Music led the way, with Caribbean steel bands already popular in the 1960's and the annual Notting Hill Caribbean carnival long a fixture. Today that calypso music has fused with reggae, rap and British pop to create a new sound. The BBC, too, has contributed, not only with black and Asian anchors and reporters, but also with first- and second-generation immigrant families in soap operas. British-Asian movies like "Bend It Like Beckham," in turn, act as bridges between British and immigrant communities.



Published: July 24, 2004



(Page 2 of 2)




Again, immigrants not only infiltrate British culture; they also change and invigorate it. Take literature: V. S. Naipaul was followed first by Salman Rushdie from India and Ben Okri from Nigeria and now by British-born writers of foreign parentage like Zadie Smith and Monica Ali. In the visual arts, Mr. Kapoor was followed by Chris Ofili and Steve McQueen.


Language is an important variable: until recently, most immigrants came from former British colonies and were English-speaking. In contrast, in Germany, home to 2.5 million Turks, the language barrier as well as German indifference were long obstacles to crossfertilization of German and Turkish culture. If there was an exchange, it worked in only one direction: Turks were influenced by German culture. Now that, too, is slowly changing.


This winter "Head On," directed by Fatih Akin, a Hamburg-born moviemaker of Turkish parentage, became the first German film in two decades to win the Golden Bear at the Berlin International Film Festival. And last month it won five Lolas, as the German Oscars are known. Further, Mr. Akin is just one of several Turkish-German directors — Buket Alakus, Thomas Arslan, Kutlug Ataman and Zuli Aladag are others — whose films are now winning German audiences.


In the 1990's, Mustafa Gundogdu, known as Mousse T., injected life into the German pop music scene, while several Turkish-German novelists writing in German are being noticed. "Turkish artists are increasingly being accepted even by the German public, not only as Turks, but also as this country's creative artists," Faruk Sen of the Essen-based Center for Studies on Turkey recently told the German news agency, D.P.A.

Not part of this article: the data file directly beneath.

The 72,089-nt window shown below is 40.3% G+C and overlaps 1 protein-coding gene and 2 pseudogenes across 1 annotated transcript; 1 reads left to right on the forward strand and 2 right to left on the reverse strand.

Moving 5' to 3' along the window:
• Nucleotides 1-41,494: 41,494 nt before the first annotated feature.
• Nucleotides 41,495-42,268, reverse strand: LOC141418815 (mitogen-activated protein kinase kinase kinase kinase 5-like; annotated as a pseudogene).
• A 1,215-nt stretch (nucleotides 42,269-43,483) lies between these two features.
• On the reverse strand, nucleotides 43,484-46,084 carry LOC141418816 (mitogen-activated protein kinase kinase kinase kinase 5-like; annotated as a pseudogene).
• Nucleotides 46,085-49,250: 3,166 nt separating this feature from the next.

In France, home to some five million Muslims, multiculturalism is seen as a threat, because the French view their culture as part of their identity.Thus, while black and Arab singers like MC Solaar, Khaled and Cheb Mami or comedians like Djamel Debbouze and Fellag are popular, the cultural establishment often treats them as outsiders.


The Museum of Immigration is unlikely to address this issue. "We must urgently recognize that immigration forms part of the history of France," Jacques Toubon, a former culture minister, said of the new museum. But what about reflecting France's cultural diversity today in the mainstream media, like television? "Every year, I deplore the near-absence of French black and Arab presenters," said Zair Kedadouche, a French-Arab politician. "Should television exclude people only because the color of their skin and their names are different?"

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while black and Arab singers like MC Solaar, Khaled and Cheb Mami or comedians like Djamel Debbouze and Fellag are popular, the cultural establishment often treats them as outsiders.

i don't know this fellag and i find jamel debbouze over rated


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well, some bad 'culture' news...



Violent Videos Found in Frankfurt Islamic School




Police officials in Frankfurt on Thursday said they found violent and degrading videos during last weekend's raid of an Islamic school belonging to a Moroccan cultural association. Prosecutors had said that the raid occurred at the al-Taqwa mosque on Sunday after a 9-year-old told her teacher that she and other children had been shown violent videos calling for a "holy war against unbelievers," including one video showing a beheading. "What we saw on the video is, in our view, inciting people," said Frankfurt police spokesman Peter Liebeck. "It glorifies holy war." Liebeck said that someone claimed to have bought the video at the Frankfurt mosque, which is why the search was conducted. Police said it could take weeks to fully investigate the confiscated data, mostly because the Arabic texts have to be translated into German.